Marked Geckos of the genus Homonota are found across much of Central and South America, as well as on some Caribbean islands. These Lizards are generally nocturnal in nature, and favour dry rocky environments. There are currently twelve described species, though these are very similar in appearance, and the distributions of several species is poorly understood, so the group is likely to contain cryptic species (species which cannot be told apart easily by physical examination, but which are distinct genetically).
In a paper published in the journal Zoosystematics and Evolution on 28 February 2018, Pier Cacciali of the Senckenberg Forschungsinstitut und Naturmuseum, the Institute for Ecology, Evolution & Diversity at Johann Wolfgang Goethe-University, and the Instituto de Investigación Biológica del Paraguay, Mariana Morando and Luciano Avila of the Grupo de Herpetología Patagónica, and Gunther Köhler, also of the Senckenberg Forschungsinstitut und Naturmuseum, and the Institute for Ecology, Evolution & Diversity at Johann Wolfgang Goethe-University, describe a new species of Homonota from northern Paraguay.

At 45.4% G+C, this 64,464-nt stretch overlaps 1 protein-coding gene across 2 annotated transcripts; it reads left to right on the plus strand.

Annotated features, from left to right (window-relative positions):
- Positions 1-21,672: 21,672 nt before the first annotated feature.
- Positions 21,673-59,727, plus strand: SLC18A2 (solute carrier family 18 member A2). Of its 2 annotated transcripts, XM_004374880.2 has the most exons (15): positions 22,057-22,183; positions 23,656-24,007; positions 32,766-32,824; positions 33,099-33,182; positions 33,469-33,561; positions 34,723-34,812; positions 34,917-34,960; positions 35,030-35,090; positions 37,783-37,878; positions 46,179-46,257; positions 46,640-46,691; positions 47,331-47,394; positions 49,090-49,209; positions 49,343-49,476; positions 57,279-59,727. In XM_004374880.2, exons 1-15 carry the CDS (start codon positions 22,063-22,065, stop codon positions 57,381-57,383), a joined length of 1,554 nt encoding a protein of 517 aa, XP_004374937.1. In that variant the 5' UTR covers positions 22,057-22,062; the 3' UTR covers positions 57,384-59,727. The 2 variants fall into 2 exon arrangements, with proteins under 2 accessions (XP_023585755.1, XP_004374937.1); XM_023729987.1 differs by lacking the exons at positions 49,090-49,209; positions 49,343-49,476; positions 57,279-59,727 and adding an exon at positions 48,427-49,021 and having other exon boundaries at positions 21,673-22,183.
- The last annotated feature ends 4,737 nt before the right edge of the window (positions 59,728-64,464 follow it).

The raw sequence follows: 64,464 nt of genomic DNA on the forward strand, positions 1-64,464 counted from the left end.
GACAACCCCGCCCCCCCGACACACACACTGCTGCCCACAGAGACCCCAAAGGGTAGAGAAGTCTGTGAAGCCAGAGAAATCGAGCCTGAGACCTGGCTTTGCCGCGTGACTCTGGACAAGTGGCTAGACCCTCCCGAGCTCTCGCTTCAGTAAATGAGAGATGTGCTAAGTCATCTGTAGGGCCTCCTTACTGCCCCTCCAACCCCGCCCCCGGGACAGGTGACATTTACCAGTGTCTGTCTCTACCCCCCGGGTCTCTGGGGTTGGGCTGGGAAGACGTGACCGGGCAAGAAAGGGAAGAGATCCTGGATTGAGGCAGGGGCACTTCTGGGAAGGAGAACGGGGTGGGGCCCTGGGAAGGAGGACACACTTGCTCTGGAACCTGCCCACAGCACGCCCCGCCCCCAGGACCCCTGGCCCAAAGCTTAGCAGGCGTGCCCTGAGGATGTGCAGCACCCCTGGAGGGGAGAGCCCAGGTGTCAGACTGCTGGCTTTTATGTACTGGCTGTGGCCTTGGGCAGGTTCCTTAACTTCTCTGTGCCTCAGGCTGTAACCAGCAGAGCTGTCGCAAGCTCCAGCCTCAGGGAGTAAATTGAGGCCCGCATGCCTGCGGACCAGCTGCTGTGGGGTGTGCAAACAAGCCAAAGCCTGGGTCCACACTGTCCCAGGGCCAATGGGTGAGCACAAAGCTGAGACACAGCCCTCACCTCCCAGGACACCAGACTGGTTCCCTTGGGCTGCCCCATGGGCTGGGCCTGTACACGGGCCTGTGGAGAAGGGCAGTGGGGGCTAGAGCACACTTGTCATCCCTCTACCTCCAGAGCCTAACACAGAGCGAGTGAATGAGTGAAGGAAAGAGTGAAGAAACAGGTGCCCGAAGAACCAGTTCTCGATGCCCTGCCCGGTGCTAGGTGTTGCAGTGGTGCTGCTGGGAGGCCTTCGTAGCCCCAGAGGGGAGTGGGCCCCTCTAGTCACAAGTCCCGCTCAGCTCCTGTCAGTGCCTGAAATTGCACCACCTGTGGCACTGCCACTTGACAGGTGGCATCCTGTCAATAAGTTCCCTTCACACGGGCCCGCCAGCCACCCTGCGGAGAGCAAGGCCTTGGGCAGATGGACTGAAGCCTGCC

The new species is named Homonota marthae, in honour of herpetologist Martha Motte of the Museo Nacional de Historia Natural del Paraguay. Homonota marthae closely resembles the previously described species Homonota septentrionalis, lacking only a white band above the eyes in adults (this is present in juveniles of both species and adults of Homonota septentrionalis); the two Geckos live alongside one another, and had been presumed to be colour variants of the same species, but were shown by genetic analysis to be distinct.
Dorsal (A) and ventral (B) views of a female specimen of Homonota marthae. Cacciali et al (2018).
Adults of this species reach 36-59 mm in length, excluding the tail, and are sandy brown in colour with darker bands on their back and a line of keeled scales along their spine. The species lives in Dry Chaco Woodland (thornscrub) in the Department of Boquerón. It is apparently unbothered by Human disturbance of this environment, and will live in human dwellings quite happily, for which reason it is not considered to be endangered.
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